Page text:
It’s a strange time to be a Villa fan. Five draws from the opening six games have left us undefeated, but have hardly caused any sense of optimism for the season ahead, and in the infant league table we find ourselves simultaneously four points away from both the top four and the bottom three. Whilst an unbeaten start is always welcome, Villa haven’t begun with the trickiest set of fixtures, and after a creditable opening day draw at Craven Cottage, performances have deteriorated. Out-fought at Everton, outplayed at home to Newcastle and then totally annihilated for 45 minutes at Loftus Road, not to mention the complete aberration in the Carling Cup.
I’ve read a lot in the national media about the Villa fans warming to McLeish, which is about as true as the reports that claimed we didn’t want him because of where he came. Our problem with the manager has always been his reputation for dire, stifling football, something that he’s done little to change in his eight competitive matches so far. It’s true the dissenting voices have been a minority to date, but that’s largely because as a group we appreciate how far we’ve fallen since Martin O’Neill threw all his toys from the pram and took a great deal of the club with him on the eve of last season.
The debate on O’Neill’s tenure will rage amongst Villa fans for the remainder of time without a definitive answer, but the facts are that he invested heavily, sometimes exceptionally poorly (Steve Sidwell, Curtis Davies, Habib Beye all take a bow) and we didn’t make it to the Promised Land. He left the club with the petulance of a child on the eve of last season with a vastly improved squad, but running at a substantial loss that he was unwilling or unable to turn around. By then the Sheikh was in place at City, the ‘Sky Four’ were being broken up and Villa spent a season flirting with relegation during ‘The Houllier debacle’, which continued well into a disastrous summer.
Our talisman is gone, receiving the platitudes at Old Trafford from over-fawning pundits that he deserved at Villa Park
And now we’re here, slumped somewhere in the middle of a congested, average pack that makes up the bulk of the Premier League. Our talisman is gone, receiving the platitudes at Old Trafford from over-fawning pundits that he deserved at Villa Park, and we’re left with Big ‘Eck, the safe choice for a job that it seemed no-one but the mercenary Mark Hughes wanted, an unbalanced, threadbare squad, and an empty pot of dollars. So where do Villa go from here?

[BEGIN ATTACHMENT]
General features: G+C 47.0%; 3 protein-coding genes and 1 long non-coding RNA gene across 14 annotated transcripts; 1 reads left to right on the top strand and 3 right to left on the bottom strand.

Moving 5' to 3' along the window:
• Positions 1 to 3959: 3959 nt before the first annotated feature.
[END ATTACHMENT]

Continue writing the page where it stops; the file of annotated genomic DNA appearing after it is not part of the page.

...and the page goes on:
Well, it’s not all doom and gloom. Despite poor performances, we have that unbeaten record. Despite attendances that are on the wane we have a huge, loyal fan base, and despite our current malaise we have our history, something a lot of clubs in this league would trade with us in an instant. And a couple of bizarre games two weekends back pointed the way to return the feel-good factor to Villa Park. In a decidedly average Premier League, Blackburn’s victory over Arsenal and Spurs annihilation of Liverpool proved what I’ve long suspected. In this league attack is the best form of defence.
Under McLeish, Villa have spent far too much of games on the back foot, concentrating on improving our shambolic defending from last season rather than on seizing the initiative and trying to win games, and his favoured 4-5-1 (no matter how much he tries to dress it up as a ‘dynamic 4-3-3’) doesn’t entice the best from our most effective players. We’ve spent long swathes of games, particularly the last hour against Newcastle and the first half at QPR, without the ball and we’re not built like the Blues. We don’t have the players to change games from set-pieces or on the break anymore. But what we do have is reams of industry and energy in a young midfield, and the best goalscorer outside of the top 6.
And here’s where that O’Neill debate rages it’s ugly head again. Our relative success under his stewardship was simple; we played to the strengths of the players we had, yet Houllier and McLeish in turn have both tried to create teams in their images without the tools to do so. If Villa get the ball on the floor, get men in the box and put teams under pressure, in Bent, Agbonlahor, Ireland and N’Zogbia, we’ve got players who can hurt the teams around us, and in Albrighton, Bannan, Delph and the much-hyped Gary Gardner, we’ve got kids who’ll contribute if they can enjoy their football too. The style of football at the moment makes both players and supporters edgy and after 14 months of disappointment and tension, what everyone at Villa Park needs is a bit of fun.
Interestingly tomorrow’s opponents are managed by the guy who’s rejection of the Villa job in the summer presented us with Big ‘Eck in the first place. If we go out and play with a bit of the flair Roberto Martinez’s Wigan have won plaudits for it could be a new start for everyone at the club. Another bore draw and we’ll be looking longingly at the opposition dugout. The watchwords surrounding the club have been ‘stability’ and ‘realism’ this season, something I wholeheartedly endorse. If that translates into ‘boring’ though, the club won’t have even touched on the start of its decline.
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